Ted finishes this part of the post by ensuring us that developer experience is a crucial part of the work they want to focus on, and that they won't stop the efforts until is almost excellent! This is music to my hears.
Moving to the last big theme, a theme focused more on the language itself and what is capable of.
The Core Team also wants to continue to make Swift a more powerful programming language and a better tool for solving problems. Ted Kremenek, https://forums.swift.org/t/on-the-road-to-swift-6/32862
I love this quote from Ted because it shows how the original vision of Swift is still intact and pushing harder than ever before!
- Round out capabilities to support expressive and elegant APIs
- Refine Swift’s to allow it to be used for low-level systems programming
- Provide excellent solutions for major language features such as memory ownership and concurrency
The first point of the theme is to keep improving the capabilities of the language to support expressive and elegant APIs. You know that this is one of my favorutie aspects of Swift, is such an expressive language that the APIs you can get with it are beautiful.
One of the best examples of this is SwiftUI with its usage of function builders and generics. But this framework also showed that the lagnauge needs more improvements around variadic generics and its DSL capabilities. So I'm glad this keeps being a major focus.
The next point is one that is often forgotten by App developers. Swift wants to shine too in low level systems programming, but right know there is some pain points that need to be fixed. The focus here is to improve Swift internal implementation to allow it to be used in constraint environments. One major aspect here is Swift's depdency to the unicode definitions, there have been talks already exploring what would be the best way to strip that when not required.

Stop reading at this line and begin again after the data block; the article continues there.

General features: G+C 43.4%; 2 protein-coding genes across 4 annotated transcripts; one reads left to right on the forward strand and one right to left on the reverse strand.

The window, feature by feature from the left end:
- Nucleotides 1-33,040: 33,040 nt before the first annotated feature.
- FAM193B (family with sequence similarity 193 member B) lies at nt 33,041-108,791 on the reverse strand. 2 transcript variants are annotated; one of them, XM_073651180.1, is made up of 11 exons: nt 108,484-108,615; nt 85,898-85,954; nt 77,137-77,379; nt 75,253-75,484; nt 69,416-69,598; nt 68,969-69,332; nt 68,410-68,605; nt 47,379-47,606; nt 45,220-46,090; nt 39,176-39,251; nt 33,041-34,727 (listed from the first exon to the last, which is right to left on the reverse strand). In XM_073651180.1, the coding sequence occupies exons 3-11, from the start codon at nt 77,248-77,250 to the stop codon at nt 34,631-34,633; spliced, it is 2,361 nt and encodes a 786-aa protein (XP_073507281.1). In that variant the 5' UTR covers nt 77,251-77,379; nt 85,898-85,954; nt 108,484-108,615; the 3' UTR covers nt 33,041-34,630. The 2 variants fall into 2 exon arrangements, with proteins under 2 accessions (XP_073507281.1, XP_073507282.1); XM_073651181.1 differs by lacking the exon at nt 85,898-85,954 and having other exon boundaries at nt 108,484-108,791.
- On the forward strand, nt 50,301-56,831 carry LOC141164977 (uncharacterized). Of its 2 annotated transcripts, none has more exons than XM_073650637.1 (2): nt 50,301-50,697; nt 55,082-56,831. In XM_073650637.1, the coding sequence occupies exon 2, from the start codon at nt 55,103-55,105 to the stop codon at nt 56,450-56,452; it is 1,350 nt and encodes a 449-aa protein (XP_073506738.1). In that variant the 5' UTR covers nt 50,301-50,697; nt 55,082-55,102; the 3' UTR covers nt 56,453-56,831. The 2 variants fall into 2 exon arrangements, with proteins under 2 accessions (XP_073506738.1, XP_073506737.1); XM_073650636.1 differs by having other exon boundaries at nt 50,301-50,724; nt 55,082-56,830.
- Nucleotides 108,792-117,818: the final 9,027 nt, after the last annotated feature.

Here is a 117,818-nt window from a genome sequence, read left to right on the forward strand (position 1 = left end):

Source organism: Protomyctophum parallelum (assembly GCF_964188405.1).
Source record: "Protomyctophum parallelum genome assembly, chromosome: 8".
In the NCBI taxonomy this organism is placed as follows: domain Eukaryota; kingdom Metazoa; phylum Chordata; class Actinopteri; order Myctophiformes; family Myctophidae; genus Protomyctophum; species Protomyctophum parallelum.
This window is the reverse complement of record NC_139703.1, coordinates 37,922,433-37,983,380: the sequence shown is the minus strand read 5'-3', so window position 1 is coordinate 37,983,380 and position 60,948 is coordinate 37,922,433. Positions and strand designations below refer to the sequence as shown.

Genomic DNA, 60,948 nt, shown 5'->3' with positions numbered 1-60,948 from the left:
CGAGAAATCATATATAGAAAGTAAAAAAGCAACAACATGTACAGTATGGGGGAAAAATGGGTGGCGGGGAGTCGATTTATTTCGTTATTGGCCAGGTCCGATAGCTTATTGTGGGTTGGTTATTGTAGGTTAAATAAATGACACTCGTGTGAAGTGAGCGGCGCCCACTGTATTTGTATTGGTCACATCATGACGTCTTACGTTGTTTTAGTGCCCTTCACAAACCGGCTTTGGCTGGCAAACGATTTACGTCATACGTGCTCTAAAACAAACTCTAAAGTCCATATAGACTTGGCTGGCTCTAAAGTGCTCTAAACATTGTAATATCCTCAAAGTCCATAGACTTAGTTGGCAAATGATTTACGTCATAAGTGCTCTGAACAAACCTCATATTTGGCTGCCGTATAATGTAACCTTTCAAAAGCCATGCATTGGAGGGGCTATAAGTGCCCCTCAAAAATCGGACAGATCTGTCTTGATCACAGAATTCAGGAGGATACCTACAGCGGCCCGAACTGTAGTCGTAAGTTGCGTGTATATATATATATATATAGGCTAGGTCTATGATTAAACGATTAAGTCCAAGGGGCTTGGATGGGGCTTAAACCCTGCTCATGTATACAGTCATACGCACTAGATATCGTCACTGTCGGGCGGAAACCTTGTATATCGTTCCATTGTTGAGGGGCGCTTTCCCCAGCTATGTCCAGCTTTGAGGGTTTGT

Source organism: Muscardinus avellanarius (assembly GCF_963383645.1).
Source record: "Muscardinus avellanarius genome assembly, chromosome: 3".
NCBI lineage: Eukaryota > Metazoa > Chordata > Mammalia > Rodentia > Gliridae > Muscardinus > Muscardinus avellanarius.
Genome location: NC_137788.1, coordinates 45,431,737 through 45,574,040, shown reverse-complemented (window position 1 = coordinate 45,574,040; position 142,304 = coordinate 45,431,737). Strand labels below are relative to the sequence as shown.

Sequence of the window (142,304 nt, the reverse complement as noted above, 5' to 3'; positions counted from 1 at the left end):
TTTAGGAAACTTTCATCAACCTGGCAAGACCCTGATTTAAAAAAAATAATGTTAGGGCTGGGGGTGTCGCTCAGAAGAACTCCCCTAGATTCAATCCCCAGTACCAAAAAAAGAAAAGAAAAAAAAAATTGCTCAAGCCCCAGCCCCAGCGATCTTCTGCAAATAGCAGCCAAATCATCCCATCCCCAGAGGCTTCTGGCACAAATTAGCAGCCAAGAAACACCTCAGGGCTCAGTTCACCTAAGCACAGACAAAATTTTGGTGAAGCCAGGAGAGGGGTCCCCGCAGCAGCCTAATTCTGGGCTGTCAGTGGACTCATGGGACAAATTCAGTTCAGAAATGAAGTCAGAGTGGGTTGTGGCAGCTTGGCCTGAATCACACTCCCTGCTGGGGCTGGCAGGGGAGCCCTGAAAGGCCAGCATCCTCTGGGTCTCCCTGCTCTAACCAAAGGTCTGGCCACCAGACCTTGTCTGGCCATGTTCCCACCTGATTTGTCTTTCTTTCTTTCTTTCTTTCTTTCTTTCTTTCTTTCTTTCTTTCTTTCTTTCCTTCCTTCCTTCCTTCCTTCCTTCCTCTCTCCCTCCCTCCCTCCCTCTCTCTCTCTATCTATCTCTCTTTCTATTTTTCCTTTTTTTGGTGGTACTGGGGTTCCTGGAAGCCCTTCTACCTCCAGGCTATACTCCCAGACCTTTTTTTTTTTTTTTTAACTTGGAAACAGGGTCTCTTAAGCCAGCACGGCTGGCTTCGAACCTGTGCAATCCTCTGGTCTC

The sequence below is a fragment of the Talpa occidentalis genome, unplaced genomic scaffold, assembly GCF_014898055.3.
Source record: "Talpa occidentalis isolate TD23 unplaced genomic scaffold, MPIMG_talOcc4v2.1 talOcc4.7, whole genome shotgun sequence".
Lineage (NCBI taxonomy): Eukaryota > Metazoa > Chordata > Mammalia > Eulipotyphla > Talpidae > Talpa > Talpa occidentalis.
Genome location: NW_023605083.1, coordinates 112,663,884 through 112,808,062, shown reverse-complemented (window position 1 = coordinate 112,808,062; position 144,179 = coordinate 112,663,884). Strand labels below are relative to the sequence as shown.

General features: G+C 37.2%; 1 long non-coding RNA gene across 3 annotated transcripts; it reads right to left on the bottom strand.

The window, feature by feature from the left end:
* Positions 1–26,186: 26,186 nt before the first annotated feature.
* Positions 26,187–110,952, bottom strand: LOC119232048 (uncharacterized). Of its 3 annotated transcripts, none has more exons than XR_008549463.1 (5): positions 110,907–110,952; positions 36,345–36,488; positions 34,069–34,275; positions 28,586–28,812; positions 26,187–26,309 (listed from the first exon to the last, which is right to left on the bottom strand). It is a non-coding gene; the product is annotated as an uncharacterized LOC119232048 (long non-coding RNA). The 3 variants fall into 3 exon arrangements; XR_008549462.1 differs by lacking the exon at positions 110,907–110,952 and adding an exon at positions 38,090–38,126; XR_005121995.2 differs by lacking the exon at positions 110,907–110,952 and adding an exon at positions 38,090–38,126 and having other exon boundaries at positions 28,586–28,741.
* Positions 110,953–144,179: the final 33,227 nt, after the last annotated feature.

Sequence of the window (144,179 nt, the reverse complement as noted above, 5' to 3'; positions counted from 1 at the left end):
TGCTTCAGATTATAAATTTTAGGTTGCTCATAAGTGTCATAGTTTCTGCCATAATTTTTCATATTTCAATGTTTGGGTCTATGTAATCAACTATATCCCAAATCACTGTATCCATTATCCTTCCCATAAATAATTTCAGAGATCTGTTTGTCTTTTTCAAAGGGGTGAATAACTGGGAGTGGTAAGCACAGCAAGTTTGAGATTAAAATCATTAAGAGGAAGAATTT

And a really exciting point in terms of new features! I’ve been waiting for the memory ownership model for a while now, I think is one of the aspects that will set Swift apart. Being able to close some of the gap with Rust in this aspect would be amazing.
And of course the concurrency model! It's one of the features that people makes fun of when talking about Swift, and I think that the sixth version of the language shouldn't miss the opportunity to introduce it.
But to accomplish all these goals there should be a better organisation of the community, becuase there is so much stuff to do! So what's the idea?
The working group model is something that has worked really well in other communities like Rust. But it Is important to understand that this are not a team of developers, but a group of people that focuses on a specific area to guide and supports the community investment and efforts.
This is something that has worked really well for Rust and fir Swift Server Working Group. It seems that the new concurrency model will have a working group, because it will need research and agreements to get into an excellent solution.
But I would love to see more investment on this structure and get even more working groups like Rust. And I think not all groups need to be technical centric. It would be great to have one for documentation, or teaching for example! How cool would it be to work on that?